Date of Award


Document Type

Open Access Dissertation


Mechanical Engineering


College of Engineering and Computing

First Advisor

Victor Giurgiutiu


The engineering infrastructures have a growing demand for damage monitoring systems to avoid any potential risk of failure. Proper damage monitoring solutions are of a great interest to this growing demand. The structural health monitoring (SHM) and nondestructive evaluation (NDE) offer appropriate online and offline damage monitoring solutions for a variety of mechanical and civil infrastructures that includes unmanned aerial vehicles (UAV), spaceships, commercial aircraft, ground transportation, wind turbines, nuclear spent fuel storage tanks, bridges, naval ships, and submarines. The fundamentals of the ultrasonic SHM and NDE consist of multi-disciplinary fields. The dissertation addresses SHM and NDE using ultrasonic guided waves, with an emphasis on the development of an analytical solution for non-axisymmetric guided wave propagation, multiphysics simulation, and experimental study of acoustic emission from the structural fatigue damage.

An analytical solution for non-axisymmetric coupled guided wave propagation in plate-like structures was developed based on the equations of motion and elasticity relations. A general non-axisymmetric solution of guided wave propagation inplateis needed to analyze the guided wave-scatter from non-axisymmetric damage as encountered in practice. Under non-axisymmetric conditions, the problem is highly coupled and no potential based analytical solution has been reported in the literature so far. Helmholtz decomposition theorem was applied to the Navier-Lame equations that yielded a set of four coupled partial differential equations in four unknowns, the scalar potential Φ and the

three components of the vector potential Hr, Hz, HΘ. A fourth equation, the ‘gauge condition’ was then added to the decomposition. A particular interpretation of the gauge condition is proposed. Our proposed approach decouples the governing equations and reduced the number of unknowns from four to three thus allowing one to express the solution in an elegant straight-forward way. The Rayleigh-Lamb characteristic equations were recovered and a general normal-modes expression for the solution was obtained.

A hybrid global analytical and local finite element method was used to solve a practical aerospace rivet hole crack detection. The scatter cube of complex-valued wave damage interaction coefficients (WDICs) was developed to analyze any rivet hole of a multiple-rivet-hole lap joint system. It had been shown that not all parameters such as actuator-sensor locations, and frequencies were equally sensitive to the damage scatter. The optimum combination of parameters could better detect the crack in the rivet hole. The simulated time domain signals were produced for the optimum combination of parameters.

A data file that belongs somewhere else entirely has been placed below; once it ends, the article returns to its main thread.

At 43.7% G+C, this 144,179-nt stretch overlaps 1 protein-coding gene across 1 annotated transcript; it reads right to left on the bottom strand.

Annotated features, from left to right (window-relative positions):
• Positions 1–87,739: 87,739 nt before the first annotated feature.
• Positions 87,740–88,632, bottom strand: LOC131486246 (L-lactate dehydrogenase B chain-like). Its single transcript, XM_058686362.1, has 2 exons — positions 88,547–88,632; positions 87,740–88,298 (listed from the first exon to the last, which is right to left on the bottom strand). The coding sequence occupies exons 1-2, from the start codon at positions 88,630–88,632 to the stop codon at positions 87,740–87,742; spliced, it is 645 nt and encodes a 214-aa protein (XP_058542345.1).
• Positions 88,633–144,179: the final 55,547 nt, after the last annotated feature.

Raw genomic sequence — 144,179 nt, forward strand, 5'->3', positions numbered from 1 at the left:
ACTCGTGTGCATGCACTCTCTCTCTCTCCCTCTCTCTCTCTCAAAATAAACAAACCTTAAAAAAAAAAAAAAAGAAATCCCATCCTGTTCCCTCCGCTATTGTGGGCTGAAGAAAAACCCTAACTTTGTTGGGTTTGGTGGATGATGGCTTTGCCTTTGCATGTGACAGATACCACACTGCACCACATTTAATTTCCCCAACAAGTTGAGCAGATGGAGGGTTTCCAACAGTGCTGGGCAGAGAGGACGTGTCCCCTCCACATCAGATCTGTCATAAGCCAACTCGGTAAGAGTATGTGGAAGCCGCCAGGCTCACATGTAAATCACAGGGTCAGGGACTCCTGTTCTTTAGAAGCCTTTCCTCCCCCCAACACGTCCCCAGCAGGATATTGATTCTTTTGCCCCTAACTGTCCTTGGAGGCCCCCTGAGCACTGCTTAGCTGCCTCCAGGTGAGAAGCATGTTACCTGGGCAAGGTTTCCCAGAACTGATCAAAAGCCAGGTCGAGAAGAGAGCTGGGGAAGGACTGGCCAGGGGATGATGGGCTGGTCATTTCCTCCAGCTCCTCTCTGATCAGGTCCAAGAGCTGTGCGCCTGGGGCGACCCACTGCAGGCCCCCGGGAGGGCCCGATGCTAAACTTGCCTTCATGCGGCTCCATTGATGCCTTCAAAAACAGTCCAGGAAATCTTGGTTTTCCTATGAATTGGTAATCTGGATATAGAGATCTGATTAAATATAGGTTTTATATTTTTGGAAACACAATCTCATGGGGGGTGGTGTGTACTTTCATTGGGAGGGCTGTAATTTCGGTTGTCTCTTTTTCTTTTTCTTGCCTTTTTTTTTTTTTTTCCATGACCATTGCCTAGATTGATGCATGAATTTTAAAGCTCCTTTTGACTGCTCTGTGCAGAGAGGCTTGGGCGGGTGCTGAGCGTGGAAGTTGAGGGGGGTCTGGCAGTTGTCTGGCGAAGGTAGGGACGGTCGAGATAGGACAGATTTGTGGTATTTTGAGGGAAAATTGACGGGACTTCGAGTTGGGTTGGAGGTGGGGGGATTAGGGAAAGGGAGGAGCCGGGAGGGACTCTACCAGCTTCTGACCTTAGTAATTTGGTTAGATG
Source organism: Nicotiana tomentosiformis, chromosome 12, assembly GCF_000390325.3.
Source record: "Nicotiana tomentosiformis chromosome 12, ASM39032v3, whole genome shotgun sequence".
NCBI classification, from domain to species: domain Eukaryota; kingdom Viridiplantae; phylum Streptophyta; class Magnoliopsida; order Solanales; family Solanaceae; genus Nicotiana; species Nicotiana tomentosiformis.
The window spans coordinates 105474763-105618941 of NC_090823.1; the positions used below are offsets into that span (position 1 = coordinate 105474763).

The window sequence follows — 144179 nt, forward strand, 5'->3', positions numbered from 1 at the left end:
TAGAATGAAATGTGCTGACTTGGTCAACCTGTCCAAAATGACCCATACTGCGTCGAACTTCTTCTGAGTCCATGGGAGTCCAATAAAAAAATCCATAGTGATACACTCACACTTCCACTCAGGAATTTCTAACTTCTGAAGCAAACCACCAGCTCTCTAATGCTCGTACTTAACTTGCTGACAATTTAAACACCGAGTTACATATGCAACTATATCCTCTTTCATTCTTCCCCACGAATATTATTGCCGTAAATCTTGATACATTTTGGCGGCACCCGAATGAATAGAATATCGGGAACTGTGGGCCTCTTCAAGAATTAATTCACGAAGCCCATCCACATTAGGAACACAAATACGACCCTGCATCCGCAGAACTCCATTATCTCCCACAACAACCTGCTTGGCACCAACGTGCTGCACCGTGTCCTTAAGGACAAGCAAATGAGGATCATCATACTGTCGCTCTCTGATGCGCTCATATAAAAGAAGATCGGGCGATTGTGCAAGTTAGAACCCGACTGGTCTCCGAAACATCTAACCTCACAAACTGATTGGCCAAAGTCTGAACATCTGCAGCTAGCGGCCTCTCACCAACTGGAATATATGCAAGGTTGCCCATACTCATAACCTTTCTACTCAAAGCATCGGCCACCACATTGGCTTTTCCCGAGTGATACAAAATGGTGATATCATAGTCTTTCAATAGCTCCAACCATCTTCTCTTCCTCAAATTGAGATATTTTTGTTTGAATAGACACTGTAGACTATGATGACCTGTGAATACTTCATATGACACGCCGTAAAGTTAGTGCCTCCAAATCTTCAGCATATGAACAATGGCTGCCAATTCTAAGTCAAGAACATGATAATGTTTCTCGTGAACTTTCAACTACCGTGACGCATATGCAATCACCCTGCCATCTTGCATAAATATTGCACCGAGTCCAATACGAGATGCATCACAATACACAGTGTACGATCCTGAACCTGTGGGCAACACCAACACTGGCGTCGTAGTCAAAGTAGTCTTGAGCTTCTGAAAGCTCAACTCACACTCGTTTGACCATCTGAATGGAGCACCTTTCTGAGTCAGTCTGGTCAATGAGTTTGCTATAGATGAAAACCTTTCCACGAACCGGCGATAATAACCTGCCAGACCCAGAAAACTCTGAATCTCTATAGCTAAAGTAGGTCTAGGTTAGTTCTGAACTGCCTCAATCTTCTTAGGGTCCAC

Multiphysics simulations for fatigue crack generated acoustic emission (AE) were performed and the results were validated by the experiments. A novel application of inexpensive piezoelectric wafer active sensors (PWAS) has been explored. It has been shown that PWAS transducers successfully captured the fatigue-crack generated acoustic emissions in the thin plate-like aerospace materials. PWAS performance was compared with existing commercial AE sensors. It was found that PWAS captured richer frequency content than the existing AE sensors. Various AE waveform signatures were found from the fatigue crack advancement during the fatigue load evolution. Some AE waveform signatures were found to be related to the fatigue-crack extension while some of them were related to the fatigue-crack fretting, rubbing, and clapping. This observation was confirmed viii by synchronizing the fatigue loading with AE measurement by the same AE instrument. The in-situ microscopic measurement was performed during fatigue loading in MTS which provided the insights of the AE waveform evolution. It was hypothesized that the crack length estimation could be related the AE waveform signatures. FEM simulations and experiments were conducted using laser Doppler vibrometer (LDV) to verify our hypothesis.

Two case studies are discussed showing the implementation of SHM and NDE approach in practical applications: (1) horizontal crack detection, size, and shape estimation in stiffened structures, (2) impact damage detection in manufactured aerospace composite structures.

The dissertation finishes with conclusions, major contributions, and suggestions for future work.